In Lesotho, on a curved section of the round hut in which I lived for two years, I cultivated a collage of photos torn from magazines my mother sent me. A woman in a white tank top with a blue print skirt and chunky brown jewelry. A black and white image of a young girl sitting on the edge of a dock. A pristine white kitchen with plants and white china. Ann Patchett in perched on ladder in the Nashville bookstore that she owns. A friend of friend visiting from the U.S. described it as a touchable version of Pinterest.
There was a theme to the wall, and occasionally I found photos that I liked but didn’t necessarily fit the theme, like a portrait of Adele or a motivational running saying. I kept those, too, but they were taped to a different piece of the hut. The images in my collage were quite specific, a representation of the life I wanted.
On quiet mornings, I would stare at that collage while I boiled hot water and then, sitting on the stoop outside my hut, staring off into the big blue sky as herd boys and their sheep drifted past me, I envisioned all the little pieces of that dream life. Organic grocery stores. Coffee shops. Yoga classes. Sunrises on the beach. Nights under city lights. Dinner parties with friends.
At the epicenter of this fantasy was my living space, filled with plants, books, candles, music, and warmth. In a city but with touches of nature. My utopia was quite simple, but many nights the thought of it put me to sleep, next to the mooing sheep and Basotho women.
Truthfully, the dream wasn’t developed in Lesotho out of cravings for American comforts, rather its one that I’ve harbored for years. A young woman in an urban setting, living happily because the entire world was at her finger tips. Sitting in high school math class and wondering, why of all the places I could grow up, it had to be Pierre, South Dakota, I began to piece together the possibilities. In college, the dream was more fluid but cemented itself into me the closer I grew to graduation. It stole my attention in the big and small moments of my day, and I often saw glimpses of it in Brookings alleyways and Sioux Falls coffee shops.
I chased this dream, or rather I lived life with this image of what I wanted always in the back of my mind. I made a series of choices that maybe didn’t lead me immediately to my destination, but ones that I thought had the power to at some point.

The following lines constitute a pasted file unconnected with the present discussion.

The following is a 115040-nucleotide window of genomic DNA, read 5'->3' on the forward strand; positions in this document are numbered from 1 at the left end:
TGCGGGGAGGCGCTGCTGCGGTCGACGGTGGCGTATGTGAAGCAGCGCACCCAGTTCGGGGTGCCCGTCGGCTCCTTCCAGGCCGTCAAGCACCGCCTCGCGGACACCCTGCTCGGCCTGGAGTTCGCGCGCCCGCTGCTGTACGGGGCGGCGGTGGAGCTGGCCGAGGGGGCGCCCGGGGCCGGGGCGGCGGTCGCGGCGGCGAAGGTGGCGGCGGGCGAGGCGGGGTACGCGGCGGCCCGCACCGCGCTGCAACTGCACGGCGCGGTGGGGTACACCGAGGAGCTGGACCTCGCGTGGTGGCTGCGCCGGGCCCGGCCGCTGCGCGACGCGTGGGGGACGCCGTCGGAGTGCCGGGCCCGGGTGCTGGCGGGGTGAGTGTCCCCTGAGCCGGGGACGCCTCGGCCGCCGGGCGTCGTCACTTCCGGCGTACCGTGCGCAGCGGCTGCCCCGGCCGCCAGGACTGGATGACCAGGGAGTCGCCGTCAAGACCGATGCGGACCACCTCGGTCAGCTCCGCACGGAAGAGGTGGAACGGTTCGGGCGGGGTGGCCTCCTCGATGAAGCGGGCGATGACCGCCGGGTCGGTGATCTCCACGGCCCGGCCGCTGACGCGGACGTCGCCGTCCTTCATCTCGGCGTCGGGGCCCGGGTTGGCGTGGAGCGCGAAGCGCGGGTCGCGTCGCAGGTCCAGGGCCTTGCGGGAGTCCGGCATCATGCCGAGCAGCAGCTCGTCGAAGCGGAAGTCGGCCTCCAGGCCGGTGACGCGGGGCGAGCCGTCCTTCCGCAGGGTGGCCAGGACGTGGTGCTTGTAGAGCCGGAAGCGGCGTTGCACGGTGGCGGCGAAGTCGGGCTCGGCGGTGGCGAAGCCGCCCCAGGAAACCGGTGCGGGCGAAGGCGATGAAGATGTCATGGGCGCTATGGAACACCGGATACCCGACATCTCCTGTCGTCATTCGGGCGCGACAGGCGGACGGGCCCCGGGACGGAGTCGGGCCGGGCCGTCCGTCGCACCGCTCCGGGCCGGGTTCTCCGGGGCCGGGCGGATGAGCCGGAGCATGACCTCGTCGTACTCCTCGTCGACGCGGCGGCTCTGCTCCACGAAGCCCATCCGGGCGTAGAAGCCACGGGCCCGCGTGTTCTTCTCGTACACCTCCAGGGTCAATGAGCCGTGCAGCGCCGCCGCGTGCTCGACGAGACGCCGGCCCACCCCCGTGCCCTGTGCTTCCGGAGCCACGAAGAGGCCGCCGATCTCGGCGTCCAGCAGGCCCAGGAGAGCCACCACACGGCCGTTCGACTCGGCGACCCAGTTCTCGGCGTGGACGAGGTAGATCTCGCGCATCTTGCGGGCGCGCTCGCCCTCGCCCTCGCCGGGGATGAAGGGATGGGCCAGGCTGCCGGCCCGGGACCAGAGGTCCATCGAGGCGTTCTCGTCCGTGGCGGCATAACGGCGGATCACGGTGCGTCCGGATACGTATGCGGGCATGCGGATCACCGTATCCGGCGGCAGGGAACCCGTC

It’s Sunday morning. I am sipping coffee, and instead of the bells and bleats of sheep, I hear a city beginning its day after the night rain. Before this moment, I did yoga while my love sleeps, waiting for him to wake up so we can make pancakes next to soft music. As of yesterday, our apartment is officially settled into and the freshly hung photos are comforting.
This is it. That life I had pined over for many restless nights and dull days. It’s arrived and is my actual life.
Now of course, it’s neither perfect nor conclusive, and my life isn’t magically 1000 percent better now that I am living out some of those fantasy images, but that dream did mostly come true. I have a little city apartment, my favorite coffee shop is two blocks away, and my nights are full taking advantage of what this city has to offer.
There is more to life than where you live and the little things that fill up your days, but I’ve set the framework for where I want to be. I had a vision and I set out to make it come true, or as true as I could, and here I am. My life is far from a dream and sometimes I feel like I am churning my wheels in mud on the way to a place I do not know, but at times I need to step back and realize how great it all is, how far I’ve come on the path I set for myself.
I write about this as a reminder to myself. A reminder that dreams take time and maybe you take a few missteps (or a couple of plane rides to Africa) but they can manifest in such glorious ways. A reminder that I am capable of what I want, even if it feels far off and not in accordance with my timeline. A reminder that at once I didn’t think I could have this dream life but now I do.
There are other things I want out of life, too. Many of them may never happen, but maybe some will. And they’ll come in expected ways and unplanned paths, but that will be the exciting part.